In September the Renaissance Society of America lost a beloved and generous friend. Unlike most friends of the RSA, George Labalme was not a scholar of the Renaissance. By trade he was an architect and industrial designer, known indirectly among the gourmands of the world for the design of the Grey Poupon mustard jar. As a true cosmopolitan, however, his mark on the world penetrated far more deeply than his professional achievements, which included his long association with his uncle, the industrial designer Raymond Loewy.
Born in Paris, young George and his family moved to New York in that awful year of 1939, and in New York he grew to become a fixture of cultural commitment. He met and married Patsy Hochschild, who took her PhD in History at Harvard, wrote distinguished work on Venetian humanism, and was a pioneer in what we would now call Queer studies. Through her George entered the world of the Renaissance and the humanities, but he became more than a tag-along husband. He served as the vice president of the New York Public Library; dedicated himself along with Patsy to helping the Brearley School, the Institute for Advanced Studies, and the American Academy in Rome; was a trustee of several museums and foundations including The Gladys Krieble Delmas Foundation, which supports scholarship about and art restoration in Venice; and for many years benefited the RSA as its Treasurer. The financial strength of the RSA owes a great deal to George’s friendship, and I would venture that most scholars of the Renaissance today are unaware of how much George Labalme has assisted their work.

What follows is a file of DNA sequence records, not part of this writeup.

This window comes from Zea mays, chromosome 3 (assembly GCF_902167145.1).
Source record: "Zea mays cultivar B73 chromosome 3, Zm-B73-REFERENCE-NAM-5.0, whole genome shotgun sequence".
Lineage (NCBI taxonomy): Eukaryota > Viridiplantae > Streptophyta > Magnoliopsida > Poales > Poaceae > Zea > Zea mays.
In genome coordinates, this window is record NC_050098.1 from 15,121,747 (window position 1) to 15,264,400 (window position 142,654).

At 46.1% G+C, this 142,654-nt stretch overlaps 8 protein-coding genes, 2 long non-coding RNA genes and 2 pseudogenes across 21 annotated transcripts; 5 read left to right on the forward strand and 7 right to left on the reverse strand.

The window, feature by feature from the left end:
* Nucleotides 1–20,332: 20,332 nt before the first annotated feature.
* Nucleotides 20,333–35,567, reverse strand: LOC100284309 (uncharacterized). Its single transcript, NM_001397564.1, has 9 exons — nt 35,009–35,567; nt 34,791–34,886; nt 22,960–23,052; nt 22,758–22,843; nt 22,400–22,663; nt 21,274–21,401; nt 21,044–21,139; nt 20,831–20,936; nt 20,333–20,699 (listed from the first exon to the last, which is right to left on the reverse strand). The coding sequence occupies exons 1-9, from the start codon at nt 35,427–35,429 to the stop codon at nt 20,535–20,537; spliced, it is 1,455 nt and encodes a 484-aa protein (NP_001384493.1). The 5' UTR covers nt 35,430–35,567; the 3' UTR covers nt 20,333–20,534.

To define George’s relationship to Renaissance studies by listing his institutional commitments, however, would miss the heart of the matter. George was a larger-than-life figure with his hearty laugh, his openhearted manner, and his love of doing good deeds. I first met George and Patsy when I was still a mere graduate student. The late Myron Gilmore invited me to a private dinner at I Tatti to meet them, and although I felt completely out of my element, the Labalmes made me feel comfortable and at home. Over the years there were many other meetings with George at his favorite haunts, including one when he advised Bill Kennedy and me about how to raise money for the RSA. George very carefully cultivated scholars, scholarly associations, and cultural figures that were of immense importance to Renaissance studies, US and beyond. He served a critical function as broker, connecting scholars to funders in the US, UK, Italy, and worldwide. Without that networking, Renaissance studies would be nothing like the flourishing field that it is today.
For many years we worked together to sustain the American (now International) Friends of the Marciana Library, an organization George cooked up to help that venerable but beleaguered institution. George became a great lover of all things Venetian and spent weeks there every year. One of his recent singular achievements was the Poetry of Light exhibition in 2014–15 of 140 drawings from the National Gallery put on at the Correr Museum in Venice. George died the gentleman he was, strolling on the streets of New York dressed in an elegant suit complete with his Venetian suspenders.
New York Times obituary